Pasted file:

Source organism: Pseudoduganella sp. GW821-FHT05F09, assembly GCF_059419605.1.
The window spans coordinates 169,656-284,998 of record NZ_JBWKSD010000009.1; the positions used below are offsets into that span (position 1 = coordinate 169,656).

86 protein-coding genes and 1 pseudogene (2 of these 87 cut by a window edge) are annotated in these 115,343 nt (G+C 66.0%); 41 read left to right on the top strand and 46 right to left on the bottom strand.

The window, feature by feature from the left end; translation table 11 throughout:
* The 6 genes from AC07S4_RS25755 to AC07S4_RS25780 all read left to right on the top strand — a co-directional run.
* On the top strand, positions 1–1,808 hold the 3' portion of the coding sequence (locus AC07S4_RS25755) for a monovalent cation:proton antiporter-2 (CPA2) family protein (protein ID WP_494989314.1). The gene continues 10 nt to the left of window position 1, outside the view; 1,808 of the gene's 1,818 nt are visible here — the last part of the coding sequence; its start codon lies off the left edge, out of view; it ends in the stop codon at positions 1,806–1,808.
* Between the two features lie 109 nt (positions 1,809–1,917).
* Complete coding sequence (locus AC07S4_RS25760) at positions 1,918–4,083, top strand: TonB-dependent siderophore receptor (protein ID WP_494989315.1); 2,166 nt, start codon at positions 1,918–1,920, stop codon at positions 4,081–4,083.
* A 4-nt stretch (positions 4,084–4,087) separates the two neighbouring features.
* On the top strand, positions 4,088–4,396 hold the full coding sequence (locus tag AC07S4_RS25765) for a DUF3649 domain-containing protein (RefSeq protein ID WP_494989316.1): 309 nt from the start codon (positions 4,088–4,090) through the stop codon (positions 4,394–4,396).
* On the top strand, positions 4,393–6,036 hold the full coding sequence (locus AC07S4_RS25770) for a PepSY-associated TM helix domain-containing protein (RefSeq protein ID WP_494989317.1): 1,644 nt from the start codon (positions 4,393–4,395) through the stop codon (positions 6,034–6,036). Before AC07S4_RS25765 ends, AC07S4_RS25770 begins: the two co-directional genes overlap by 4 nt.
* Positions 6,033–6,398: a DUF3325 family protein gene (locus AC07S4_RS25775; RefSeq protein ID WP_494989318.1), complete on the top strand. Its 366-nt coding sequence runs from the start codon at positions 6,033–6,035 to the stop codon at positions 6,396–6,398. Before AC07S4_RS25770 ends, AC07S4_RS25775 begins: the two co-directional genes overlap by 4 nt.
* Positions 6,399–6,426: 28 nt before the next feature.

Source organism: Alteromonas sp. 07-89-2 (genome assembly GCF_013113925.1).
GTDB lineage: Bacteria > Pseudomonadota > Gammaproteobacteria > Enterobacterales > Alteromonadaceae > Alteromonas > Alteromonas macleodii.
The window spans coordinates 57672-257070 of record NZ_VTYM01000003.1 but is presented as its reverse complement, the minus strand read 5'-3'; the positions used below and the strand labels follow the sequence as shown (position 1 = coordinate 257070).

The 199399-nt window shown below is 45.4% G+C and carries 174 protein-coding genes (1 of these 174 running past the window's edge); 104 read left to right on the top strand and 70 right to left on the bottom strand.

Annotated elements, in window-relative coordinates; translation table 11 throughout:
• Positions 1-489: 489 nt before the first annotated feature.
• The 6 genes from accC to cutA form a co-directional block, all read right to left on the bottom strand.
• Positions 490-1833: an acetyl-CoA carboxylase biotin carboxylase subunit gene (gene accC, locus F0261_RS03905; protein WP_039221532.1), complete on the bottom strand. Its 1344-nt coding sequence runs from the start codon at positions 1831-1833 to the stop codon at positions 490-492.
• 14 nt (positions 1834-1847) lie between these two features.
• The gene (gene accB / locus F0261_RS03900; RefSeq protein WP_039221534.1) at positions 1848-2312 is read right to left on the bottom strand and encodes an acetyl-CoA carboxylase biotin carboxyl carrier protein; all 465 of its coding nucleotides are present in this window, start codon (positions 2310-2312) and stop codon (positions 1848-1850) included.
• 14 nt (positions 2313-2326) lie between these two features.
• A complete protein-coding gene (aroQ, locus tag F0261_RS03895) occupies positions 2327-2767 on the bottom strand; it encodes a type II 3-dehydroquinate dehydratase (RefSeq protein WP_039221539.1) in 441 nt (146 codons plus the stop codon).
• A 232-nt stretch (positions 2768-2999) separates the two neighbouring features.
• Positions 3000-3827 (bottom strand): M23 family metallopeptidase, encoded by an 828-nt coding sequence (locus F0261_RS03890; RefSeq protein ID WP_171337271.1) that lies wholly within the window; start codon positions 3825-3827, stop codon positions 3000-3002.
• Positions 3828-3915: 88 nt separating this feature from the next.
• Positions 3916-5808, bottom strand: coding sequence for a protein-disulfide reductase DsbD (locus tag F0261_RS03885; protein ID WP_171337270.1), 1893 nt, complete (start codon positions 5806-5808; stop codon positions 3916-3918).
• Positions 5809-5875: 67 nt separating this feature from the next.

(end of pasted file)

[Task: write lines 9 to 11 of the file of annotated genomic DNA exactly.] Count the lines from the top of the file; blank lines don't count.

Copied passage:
* A 4-nt stretch (positions 4,084–4,087) separates the two neighbouring features.
* On the top strand, positions 4,088–4,396 hold the full coding sequence (locus tag AC07S4_RS25765) for a DUF3649 domain-containing protein (RefSeq protein ID WP_494989316.1): 309 nt from the start codon (positions 4,088–4,090) through the stop codon (positions 4,394–4,396).
* On the top strand, positions 4,393–6,036 hold the full coding sequence (locus AC07S4_RS25770) for a PepSY-associated TM helix domain-containing protein (RefSeq protein ID WP_494989317.1): 1,644 nt from the start codon (positions 4,393–4,395) through the stop codon (positions 6,034–6,036). Before AC07S4_RS25765 ends, AC07S4_RS25770 begins: the two co-directional genes overlap by 4 nt.